The Yeltsin government's mass privatization program is essential to this effort and should be endorsed by the Russian parliament. With more than 80,000 state enterprises already privatized and several hundred voucher auctions taking place each month, Russian mass privatization is a truly impressive and historic achievement.

However, despite this progress, there is still much to be done. To speed privatiza tion, the Russian parliament should Enact a bankruptcy law that will facilitate the liquidation of enterprise assets in the event of a bankruptcy.

Most inefficient state enterprises are destined for bankruptcy. This is beneficial since it will free resources for new, more productive and u seful private-sector produc tion. For this to happen, however, Russia needs a tough and effective bankruptcy law which it does not yet have Divest state enterprises of social service responsibilities, which are unrelated to their central market function.

Many of Russia's largest state enterprises are responsible for a diverse array of so cial services such as housing, schooling, and day care. Such services are costly to the 6 7 8 Ibid Nothing to lose but its chains. The IT0 that never was The Economist, S eptember 22, 1990, p. 7.

Peter Passell How FreeTrade Prompts Growth: A Primer The New YorkTimes, December 15, 1993, p. Al. enterprise and a diversion from its central market function. They also discourage in vestors unwilling to assume responsibility for such social services. The new Russian parliament, therefore, should place responsibility for social services on local govern ments and volunteer agencies and permit business entities to perform their profitable market-oriented functions Develop legislation that will sort out owner ship rights and responsibilities for shareholders.

Several thousand large enterprises already have been privatized, and outside inves tors possess millions of shares of company stock. What is needed now is legislation that will ensure. effective corporate governance of these newly privatized companies be clearly articulated and established in law. Otherwise, newly privatized enterprises will be rendered ungovernable and likely revert to some form of state control.

Moreover, the new parliament must stop subsidizing newly privatized enterprises.

Survival of an enterprise should not hinge on special favors and protection from government, but rather on its ability to respond successfully to market forces. Indeed in the absence of a cut-off of government subsid ies and credits, privatization exists in name only and does little good. If a company owner or manager is to-be given certain rights, he must also accept certain responsibilities, chief among which is respon sibility for his own success or failure The rig hts of managers versus shareholders and outside investors versus-workersmust Pillar #4: Growing and dynamic capital markets.

Capital markets provide entrepreneurs with the means to increase the size of their in vestments. The Russian voucher privatization program, in which shares of company stock are purchased and-traded, has .facilitated the development of these crucial markets. It has created a stock or capital market through which people trade and in vest in newly privatized companies. Those who make su ccessful investments reap a capital windfall, which they can use either for additional investments or business ex pansion.

In Chile and Mexico, large-scale privatization programs have produced large capital markets. In Chile, for example, privatization has precipitated a huge increase in the volume of stock trade, which increased from $41.9 million in 1984 to $654 million in 1989.' And the Mexican stock exchange has risen by more than 400 percent since 1987, to a current capitalization of nearly $90 billio n, lar ely as a result of the Mexican government's successful privatization program.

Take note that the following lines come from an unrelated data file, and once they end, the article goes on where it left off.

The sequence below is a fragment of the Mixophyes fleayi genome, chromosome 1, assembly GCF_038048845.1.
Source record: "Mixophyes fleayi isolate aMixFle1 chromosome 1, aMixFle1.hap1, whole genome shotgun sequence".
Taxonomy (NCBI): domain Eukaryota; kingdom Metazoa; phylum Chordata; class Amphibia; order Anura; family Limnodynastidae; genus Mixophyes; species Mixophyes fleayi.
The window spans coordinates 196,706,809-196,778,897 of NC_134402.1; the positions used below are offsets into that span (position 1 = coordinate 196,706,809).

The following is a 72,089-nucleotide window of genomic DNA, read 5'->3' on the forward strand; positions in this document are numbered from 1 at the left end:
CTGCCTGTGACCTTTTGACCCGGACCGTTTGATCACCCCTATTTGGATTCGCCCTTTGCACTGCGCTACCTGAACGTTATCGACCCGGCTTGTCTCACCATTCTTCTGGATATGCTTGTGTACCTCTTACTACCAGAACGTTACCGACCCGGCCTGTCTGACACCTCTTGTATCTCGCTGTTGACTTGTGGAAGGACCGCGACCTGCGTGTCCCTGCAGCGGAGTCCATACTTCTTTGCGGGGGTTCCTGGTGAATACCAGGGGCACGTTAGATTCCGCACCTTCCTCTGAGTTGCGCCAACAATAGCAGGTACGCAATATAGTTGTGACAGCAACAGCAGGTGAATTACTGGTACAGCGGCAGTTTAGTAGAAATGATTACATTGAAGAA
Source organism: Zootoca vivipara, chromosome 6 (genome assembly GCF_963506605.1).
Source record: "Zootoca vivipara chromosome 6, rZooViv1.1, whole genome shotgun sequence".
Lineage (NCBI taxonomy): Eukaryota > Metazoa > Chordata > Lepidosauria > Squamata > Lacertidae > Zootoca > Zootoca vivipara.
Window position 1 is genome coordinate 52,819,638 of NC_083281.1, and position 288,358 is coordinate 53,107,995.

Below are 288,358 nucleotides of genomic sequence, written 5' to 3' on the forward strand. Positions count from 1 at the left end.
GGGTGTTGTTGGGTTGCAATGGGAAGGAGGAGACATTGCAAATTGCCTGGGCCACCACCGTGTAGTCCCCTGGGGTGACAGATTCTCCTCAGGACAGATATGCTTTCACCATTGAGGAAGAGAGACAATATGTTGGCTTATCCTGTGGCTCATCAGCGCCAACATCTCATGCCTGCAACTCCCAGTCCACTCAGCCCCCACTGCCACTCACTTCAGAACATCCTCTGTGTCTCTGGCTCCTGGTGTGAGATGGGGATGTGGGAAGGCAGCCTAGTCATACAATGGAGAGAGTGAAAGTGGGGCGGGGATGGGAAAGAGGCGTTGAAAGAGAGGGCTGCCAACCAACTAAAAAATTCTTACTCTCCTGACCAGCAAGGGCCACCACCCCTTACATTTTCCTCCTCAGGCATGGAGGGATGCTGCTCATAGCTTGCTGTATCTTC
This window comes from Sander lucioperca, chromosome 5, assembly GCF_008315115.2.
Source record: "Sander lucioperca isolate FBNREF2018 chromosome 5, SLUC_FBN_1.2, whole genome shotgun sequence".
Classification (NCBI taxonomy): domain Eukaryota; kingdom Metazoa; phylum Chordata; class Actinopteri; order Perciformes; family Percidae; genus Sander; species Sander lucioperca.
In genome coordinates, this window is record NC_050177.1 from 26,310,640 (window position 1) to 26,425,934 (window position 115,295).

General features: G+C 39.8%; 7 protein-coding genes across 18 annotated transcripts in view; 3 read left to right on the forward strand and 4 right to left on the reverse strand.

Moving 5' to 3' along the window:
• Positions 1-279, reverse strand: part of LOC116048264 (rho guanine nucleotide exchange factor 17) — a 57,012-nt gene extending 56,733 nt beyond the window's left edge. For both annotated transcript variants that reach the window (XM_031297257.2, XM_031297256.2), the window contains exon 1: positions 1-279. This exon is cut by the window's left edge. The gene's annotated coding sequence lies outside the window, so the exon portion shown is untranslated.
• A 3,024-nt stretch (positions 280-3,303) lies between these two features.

The great and frequent fluctuation in the value of privatization vouchers in Russia over the past year demonstrates that capital markets are beginning to emerge in Rus sia . However, they are still in their most primitive stage of development. In part this is 70 9 William D. Eggers Yellow Light for Eastern Europe: Beware Four Economic Development Myths Heritage Foundation Backgrounder No. 796, November 13,1990, p. 7 10 Lynn Scarlet and David Haarmeyer, eds. "Capital Markets in Privatization 1992: Sixth Annual Report on Privatization Los Angeles: Reason Foundation, 1992 p. 39 12 because the Russian economic reform program is still in its early stages and capital markets take t ime to develop. To facilitate the development of capital markets in Rus sia, the parliament also should d Permit foreign banks to operate freely in Russia Because entrepreneurs need a safe haven for their money, private profit-making banks are needed. Ver y few privately owned banks exist in Russia today. This is be cause Russian banking during the communist era was dedicated not to the creation of wealth but to the subsidization of state industry. Few bankers in Russia are familiar with standard Western ba nking practices. Russian banks typically lose money and given the high inflation rate, money deposited in these banks does not earn interest Not surprisingly, many Russians choose to put their money elsewhere-in Western banks, for example.

The new Russian parliament can resolve Russia's banking problem by inviting Western banks to open up branches in Russia. These banks should be allowed to operate with only the minimum necessary government oversight. This would help keep capital in Russia, where it would b e used to fuel economic growth and develop ment of the Russian nation. It also would help create sound banking practices-in Rus sia. Western banks doing business in Russia would hire and work with Russian firms or firms doing business with Russians d Priv a tize the Russian banking sector For the pool of capital available to entrepreneurs to grow, Russian-owned banks must become the backbone of Russia's financial system. Russia now has only five state-owned commercial banks and more than 1,500 non-state comm e rcial banks nearly all of which serve as conduits for subsidies to state industries. The state com mercial banks receive loans from the Central Bank. These banks then must lend money to state enterprises at negative real interest rates-that is, at a rate less than the rate of inflation. Likewise, most of the non-state commercial banks are owned and governed by state industry.